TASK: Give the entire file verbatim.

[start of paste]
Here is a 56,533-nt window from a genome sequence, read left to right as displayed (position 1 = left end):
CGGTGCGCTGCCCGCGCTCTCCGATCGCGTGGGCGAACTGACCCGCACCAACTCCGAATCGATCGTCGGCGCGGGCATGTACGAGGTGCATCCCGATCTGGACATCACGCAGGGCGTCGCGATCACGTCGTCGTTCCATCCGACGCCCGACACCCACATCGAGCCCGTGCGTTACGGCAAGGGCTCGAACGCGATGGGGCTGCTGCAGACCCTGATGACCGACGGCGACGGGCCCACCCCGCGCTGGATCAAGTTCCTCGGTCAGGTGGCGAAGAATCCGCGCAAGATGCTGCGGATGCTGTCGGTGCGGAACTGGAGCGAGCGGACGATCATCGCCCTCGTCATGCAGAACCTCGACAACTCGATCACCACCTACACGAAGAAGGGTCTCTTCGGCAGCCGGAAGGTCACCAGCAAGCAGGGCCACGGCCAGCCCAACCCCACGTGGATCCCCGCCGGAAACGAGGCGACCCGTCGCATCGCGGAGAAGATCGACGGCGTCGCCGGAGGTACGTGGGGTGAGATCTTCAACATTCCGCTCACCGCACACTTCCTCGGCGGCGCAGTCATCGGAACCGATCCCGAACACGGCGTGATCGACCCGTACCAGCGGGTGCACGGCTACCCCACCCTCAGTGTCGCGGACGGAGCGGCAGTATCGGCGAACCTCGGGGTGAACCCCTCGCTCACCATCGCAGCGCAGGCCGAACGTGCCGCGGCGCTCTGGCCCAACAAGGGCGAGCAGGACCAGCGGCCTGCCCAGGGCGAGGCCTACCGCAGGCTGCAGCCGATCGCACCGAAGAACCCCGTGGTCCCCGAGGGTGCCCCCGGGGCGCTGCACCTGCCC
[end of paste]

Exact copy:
Here is a 56,533-nt window from a genome sequence, read left to right as displayed (position 1 = left end):
CGGTGCGCTGCCCGCGCTCTCCGATCGCGTGGGCGAACTGACCCGCACCAACTCCGAATCGATCGTCGGCGCGGGCATGTACGAGGTGCATCCCGATCTGGACATCACGCAGGGCGTCGCGATCACGTCGTCGTTCCATCCGACGCCCGACACCCACATCGAGCCCGTGCGTTACGGCAAGGGCTCGAACGCGATGGGGCTGCTGCAGACCCTGATGACCGACGGCGACGGGCCCACCCCGCGCTGGATCAAGTTCCTCGGTCAGGTGGCGAAGAATCCGCGCAAGATGCTGCGGATGCTGTCGGTGCGGAACTGGAGCGAGCGGACGATCATCGCCCTCGTCATGCAGAACCTCGACAACTCGATCACCACCTACACGAAGAAGGGTCTCTTCGGCAGCCGGAAGGTCACCAGCAAGCAGGGCCACGGCCAGCCCAACCCCACGTGGATCCCCGCCGGAAACGAGGCGACCCGTCGCATCGCGGAGAAGATCGACGGCGTCGCCGGAGGTACGTGGGGTGAGATCTTCAACATTCCGCTCACCGCACACTTCCTCGGCGGCGCAGTCATCGGAACCGATCCCGAACACGGCGTGATCGACCCGTACCAGCGGGTGCACGGCTACCCCACCCTCAGTGTCGCGGACGGAGCGGCAGTATCGGCGAACCTCGGGGTGAACCCCTCGCTCACCATCGCAGCGCAGGCCGAACGTGCCGCGGCGCTCTGGCCCAACAAGGGCGAGCAGGACCAGCGGCCTGCCCAGGGCGAGGCCTACCGCAGGCTGCAGCCGATCGCACCGAAGAACCCCGTGGTCCCCGAGGGTGCCCCCGGGGCGCTGCACCTGCCC